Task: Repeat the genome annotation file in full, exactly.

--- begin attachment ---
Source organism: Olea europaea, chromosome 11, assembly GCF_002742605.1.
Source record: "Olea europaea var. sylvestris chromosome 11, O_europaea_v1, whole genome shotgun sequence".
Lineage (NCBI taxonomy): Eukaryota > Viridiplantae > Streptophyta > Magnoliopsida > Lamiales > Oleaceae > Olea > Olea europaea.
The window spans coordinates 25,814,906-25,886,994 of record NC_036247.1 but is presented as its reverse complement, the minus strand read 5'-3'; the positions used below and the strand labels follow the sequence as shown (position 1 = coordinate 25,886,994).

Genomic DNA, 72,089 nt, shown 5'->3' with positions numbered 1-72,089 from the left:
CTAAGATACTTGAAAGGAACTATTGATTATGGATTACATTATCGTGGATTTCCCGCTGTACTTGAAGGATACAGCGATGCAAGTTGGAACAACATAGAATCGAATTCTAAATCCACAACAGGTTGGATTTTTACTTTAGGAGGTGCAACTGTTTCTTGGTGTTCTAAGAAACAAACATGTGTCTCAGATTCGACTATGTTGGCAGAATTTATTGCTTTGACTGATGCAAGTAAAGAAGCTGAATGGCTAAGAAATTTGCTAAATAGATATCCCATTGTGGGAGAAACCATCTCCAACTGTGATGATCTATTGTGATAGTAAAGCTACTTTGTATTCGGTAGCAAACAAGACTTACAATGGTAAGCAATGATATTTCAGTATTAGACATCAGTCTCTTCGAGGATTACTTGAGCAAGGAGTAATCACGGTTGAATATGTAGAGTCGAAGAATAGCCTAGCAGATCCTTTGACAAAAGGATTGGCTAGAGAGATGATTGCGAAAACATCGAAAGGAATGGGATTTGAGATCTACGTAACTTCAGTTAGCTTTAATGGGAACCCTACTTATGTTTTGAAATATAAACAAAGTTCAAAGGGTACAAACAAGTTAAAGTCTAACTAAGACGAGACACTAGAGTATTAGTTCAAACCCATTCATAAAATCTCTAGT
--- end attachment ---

Source organism: Olea europaea, chromosome 11, assembly GCF_002742605.1.
Source record: "Olea europaea var. sylvestris chromosome 11, O_europaea_v1, whole genome shotgun sequence".
Lineage (NCBI taxonomy): Eukaryota > Viridiplantae > Streptophyta > Magnoliopsida > Lamiales > Oleaceae > Olea > Olea europaea.
The window spans coordinates 25,814,906-25,886,994 of record NC_036247.1 but is presented as its reverse complement, the minus strand read 5'-3'; the positions used below and the strand labels follow the sequence as shown (position 1 = coordinate 25,886,994).

Genomic DNA, 72,089 nt, shown 5'->3' with positions numbered 1-72,089 from the left:
CTAAGATACTTGAAAGGAACTATTGATTATGGATTACATTATCGTGGATTTCCCGCTGTACTTGAAGGATACAGCGATGCAAGTTGGAACAACATAGAATCGAATTCTAAATCCACAACAGGTTGGATTTTTACTTTAGGAGGTGCAACTGTTTCTTGGTGTTCTAAGAAACAAACATGTGTCTCAGATTCGACTATGTTGGCAGAATTTATTGCTTTGACTGATGCAAGTAAAGAAGCTGAATGGCTAAGAAATTTGCTAAATAGATATCCCATTGTGGGAGAAACCATCTCCAACTGTGATGATCTATTGTGATAGTAAAGCTACTTTGTATTCGGTAGCAAACAAGACTTACAATGGTAAGCAATGATATTTCAGTATTAGACATCAGTCTCTTCGAGGATTACTTGAGCAAGGAGTAATCACGGTTGAATATGTAGAGTCGAAGAATAGCCTAGCAGATCCTTTGACAAAAGGATTGGCTAGAGAGATGATTGCGAAAACATCGAAAGGAATGGGATTTGAGATCTACGTAACTTCAGTTAGCTTTAATGGGAACCCTACTTATGTTTTGAAATATAAACAAAGTTCAAAGGGTACAAACAAGTTAAAGTCTAACTAAGACGAGACACTAGAGTATTAGTTCAAACCCATTCATAAAATCTCTAGT